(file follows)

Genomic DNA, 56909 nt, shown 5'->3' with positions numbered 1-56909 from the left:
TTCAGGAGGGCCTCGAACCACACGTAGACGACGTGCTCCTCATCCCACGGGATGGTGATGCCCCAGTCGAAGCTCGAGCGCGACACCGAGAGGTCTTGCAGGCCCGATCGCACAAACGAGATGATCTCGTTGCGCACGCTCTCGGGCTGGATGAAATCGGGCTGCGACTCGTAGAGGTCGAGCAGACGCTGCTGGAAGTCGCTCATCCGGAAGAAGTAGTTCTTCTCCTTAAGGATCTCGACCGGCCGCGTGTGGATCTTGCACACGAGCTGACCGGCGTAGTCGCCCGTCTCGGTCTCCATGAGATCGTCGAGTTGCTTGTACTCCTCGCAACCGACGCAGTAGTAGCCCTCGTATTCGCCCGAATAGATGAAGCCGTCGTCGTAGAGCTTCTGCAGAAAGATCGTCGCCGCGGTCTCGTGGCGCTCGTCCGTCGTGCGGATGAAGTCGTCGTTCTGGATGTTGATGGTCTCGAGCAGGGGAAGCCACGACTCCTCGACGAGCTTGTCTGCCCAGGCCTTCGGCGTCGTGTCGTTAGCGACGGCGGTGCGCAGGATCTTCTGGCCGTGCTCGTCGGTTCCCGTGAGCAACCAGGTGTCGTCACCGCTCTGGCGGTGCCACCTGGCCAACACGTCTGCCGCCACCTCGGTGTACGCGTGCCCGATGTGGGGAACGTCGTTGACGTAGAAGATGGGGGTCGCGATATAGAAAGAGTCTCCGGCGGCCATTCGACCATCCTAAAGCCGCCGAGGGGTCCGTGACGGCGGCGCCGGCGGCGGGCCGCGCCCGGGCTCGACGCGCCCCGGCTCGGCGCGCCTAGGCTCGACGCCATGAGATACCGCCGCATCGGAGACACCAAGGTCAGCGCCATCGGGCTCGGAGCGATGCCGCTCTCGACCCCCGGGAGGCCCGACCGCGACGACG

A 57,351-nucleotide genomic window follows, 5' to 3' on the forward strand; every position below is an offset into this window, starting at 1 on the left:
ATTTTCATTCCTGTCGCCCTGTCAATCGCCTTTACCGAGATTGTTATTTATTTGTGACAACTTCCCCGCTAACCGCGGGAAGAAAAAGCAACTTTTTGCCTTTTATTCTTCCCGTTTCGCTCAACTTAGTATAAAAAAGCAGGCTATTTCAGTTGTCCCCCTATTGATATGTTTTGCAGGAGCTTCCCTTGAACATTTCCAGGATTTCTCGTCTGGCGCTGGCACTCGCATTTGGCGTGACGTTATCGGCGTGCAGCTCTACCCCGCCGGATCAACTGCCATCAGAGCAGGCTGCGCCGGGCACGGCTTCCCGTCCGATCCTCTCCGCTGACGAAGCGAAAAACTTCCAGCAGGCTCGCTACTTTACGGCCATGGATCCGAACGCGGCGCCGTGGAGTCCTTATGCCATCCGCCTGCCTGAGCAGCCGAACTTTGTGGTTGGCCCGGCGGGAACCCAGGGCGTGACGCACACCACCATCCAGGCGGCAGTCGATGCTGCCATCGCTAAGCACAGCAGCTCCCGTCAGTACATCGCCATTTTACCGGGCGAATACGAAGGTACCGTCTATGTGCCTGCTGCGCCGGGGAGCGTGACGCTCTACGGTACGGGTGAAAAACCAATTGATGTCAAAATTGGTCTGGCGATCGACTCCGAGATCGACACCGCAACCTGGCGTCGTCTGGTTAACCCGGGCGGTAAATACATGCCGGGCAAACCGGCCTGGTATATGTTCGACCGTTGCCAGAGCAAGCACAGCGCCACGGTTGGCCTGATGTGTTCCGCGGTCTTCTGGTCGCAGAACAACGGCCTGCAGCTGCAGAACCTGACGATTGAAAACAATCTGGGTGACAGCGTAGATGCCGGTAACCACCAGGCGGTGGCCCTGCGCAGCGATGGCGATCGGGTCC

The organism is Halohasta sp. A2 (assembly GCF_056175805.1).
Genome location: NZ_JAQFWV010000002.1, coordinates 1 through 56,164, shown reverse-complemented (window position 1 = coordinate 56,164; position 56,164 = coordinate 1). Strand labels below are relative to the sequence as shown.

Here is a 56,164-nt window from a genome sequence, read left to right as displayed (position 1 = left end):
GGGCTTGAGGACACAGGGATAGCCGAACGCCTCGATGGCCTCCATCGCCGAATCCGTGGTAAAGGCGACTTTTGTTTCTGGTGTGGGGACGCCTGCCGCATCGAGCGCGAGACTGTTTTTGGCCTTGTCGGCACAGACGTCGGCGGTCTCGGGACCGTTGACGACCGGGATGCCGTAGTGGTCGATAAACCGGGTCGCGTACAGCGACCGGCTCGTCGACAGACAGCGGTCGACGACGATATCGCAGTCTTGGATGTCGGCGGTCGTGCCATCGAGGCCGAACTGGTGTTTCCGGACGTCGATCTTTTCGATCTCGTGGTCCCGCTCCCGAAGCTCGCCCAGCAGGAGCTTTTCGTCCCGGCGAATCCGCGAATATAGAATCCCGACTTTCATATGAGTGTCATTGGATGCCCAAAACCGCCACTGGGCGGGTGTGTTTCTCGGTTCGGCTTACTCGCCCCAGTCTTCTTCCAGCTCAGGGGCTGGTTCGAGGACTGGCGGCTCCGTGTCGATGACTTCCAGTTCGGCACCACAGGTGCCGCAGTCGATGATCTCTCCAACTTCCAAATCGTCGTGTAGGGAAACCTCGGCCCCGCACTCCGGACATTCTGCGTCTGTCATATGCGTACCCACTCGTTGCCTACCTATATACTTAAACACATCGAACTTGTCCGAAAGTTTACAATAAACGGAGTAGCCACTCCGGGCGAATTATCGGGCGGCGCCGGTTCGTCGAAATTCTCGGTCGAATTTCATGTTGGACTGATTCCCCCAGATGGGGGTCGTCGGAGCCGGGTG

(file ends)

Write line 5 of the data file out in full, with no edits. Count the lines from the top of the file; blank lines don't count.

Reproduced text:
The organism is Halohasta sp. A2 (assembly GCF_056175805.1).